Members of Navy’s Maritime Geospatial Warfare Unit deployed to Davis research station in Antarctica recently, where they completed mandated field survival training and small boats induction, prior to commencing survey tasks in support of Operation Southern Discovery.
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The induction coarse for small boats teaches coxswains about the various dangers present in the waters off Davis Station.
In the minus 7-degree weather, training in the field included an eight-kilometre hike and instruction on how to use specialised survival kits and an overnight bivouac.
Despite the harsh weather and arduous terrain, the Defence Force members enjoyed themselves thoroughly.
The small boats induction was conducted in the waters surrounding Davis Station and included how to assess sea ice and techniques on how to manoeuvre through sea ice and around icebergs.
The small boat induction was definitely an eye opener for coxswain Leading Seaman Hydrographic Survey Operator Tanya Maksimovic, who for the first time in her career had to drive around icebergs and dodge swimming penguins.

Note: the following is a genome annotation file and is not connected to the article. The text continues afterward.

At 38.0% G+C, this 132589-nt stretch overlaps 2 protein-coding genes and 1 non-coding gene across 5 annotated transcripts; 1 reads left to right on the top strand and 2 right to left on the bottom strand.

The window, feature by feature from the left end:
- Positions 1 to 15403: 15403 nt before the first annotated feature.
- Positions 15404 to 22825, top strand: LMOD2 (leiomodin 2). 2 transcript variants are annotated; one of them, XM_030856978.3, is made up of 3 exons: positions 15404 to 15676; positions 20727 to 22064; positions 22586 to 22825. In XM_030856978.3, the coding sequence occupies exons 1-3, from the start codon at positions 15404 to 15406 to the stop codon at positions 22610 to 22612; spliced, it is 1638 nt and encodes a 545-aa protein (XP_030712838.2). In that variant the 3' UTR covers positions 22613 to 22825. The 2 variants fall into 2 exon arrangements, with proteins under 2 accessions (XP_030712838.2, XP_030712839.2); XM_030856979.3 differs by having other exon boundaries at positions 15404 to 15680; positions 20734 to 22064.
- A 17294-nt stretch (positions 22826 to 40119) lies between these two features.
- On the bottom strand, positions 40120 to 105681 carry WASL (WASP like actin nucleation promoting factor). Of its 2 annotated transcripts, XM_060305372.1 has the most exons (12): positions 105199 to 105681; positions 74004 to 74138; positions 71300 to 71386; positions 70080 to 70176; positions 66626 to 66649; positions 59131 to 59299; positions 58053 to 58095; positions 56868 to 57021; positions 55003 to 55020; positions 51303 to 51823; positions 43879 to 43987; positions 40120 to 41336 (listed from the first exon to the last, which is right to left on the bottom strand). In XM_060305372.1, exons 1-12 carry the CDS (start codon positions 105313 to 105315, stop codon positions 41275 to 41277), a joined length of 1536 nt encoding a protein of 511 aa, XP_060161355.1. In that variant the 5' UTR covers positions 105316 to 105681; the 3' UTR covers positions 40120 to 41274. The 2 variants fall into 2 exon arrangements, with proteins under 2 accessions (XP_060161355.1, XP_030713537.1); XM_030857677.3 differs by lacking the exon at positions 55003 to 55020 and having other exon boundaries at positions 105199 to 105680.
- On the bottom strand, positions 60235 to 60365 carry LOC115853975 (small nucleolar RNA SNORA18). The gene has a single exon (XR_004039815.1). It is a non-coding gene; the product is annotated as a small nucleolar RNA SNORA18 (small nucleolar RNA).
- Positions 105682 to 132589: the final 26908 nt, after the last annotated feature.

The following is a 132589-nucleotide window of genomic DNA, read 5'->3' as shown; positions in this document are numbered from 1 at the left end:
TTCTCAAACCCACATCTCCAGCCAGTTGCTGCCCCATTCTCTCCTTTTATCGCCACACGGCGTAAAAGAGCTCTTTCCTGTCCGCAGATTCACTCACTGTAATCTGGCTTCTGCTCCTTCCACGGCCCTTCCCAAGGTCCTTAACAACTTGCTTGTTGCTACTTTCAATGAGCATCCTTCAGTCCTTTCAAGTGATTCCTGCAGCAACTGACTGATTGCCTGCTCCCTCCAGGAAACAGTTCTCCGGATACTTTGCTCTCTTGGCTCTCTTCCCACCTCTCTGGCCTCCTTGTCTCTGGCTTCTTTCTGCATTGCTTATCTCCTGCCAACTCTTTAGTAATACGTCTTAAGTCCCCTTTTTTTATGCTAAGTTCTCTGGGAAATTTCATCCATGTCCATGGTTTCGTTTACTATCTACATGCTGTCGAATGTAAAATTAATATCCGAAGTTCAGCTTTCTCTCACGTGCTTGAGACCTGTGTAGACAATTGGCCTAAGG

Leading Seaman Marine Technician Ben Seehars said that the field survival training was an unbelievable experience.
“To see Antarctica from that vantage point will never be forgotten,” he said.
With all the required training and inductions complete, the team then undertook survey operations in Antarctica.
Australia, along with a growing number of other states, both individually and collectively, has longstanding interests, presence, activities and involvement in Antarctica and the Southern Ocean.
The Antarctic Treaty System (ATS) provides the overarching international framework for the governance of the land and waters south of 60 degrees south latitude.
Intended to help ensure the predominance of science as well as peaceful resolution of disagreements, the ATS sets aside any resolution of individual states’ Antarctic sovereignty claims, without strengthening or diminishing those claims.
While the treaty contributes to the legal framework within which states’ interests are pursued and governed, it remains apparent that, for states to preserve their Antarctic claims and interests, there is a need for them to maintain a level of activity commensurate with those interests. In practical terms, the ‘use it or lose it’ principle appears to apply.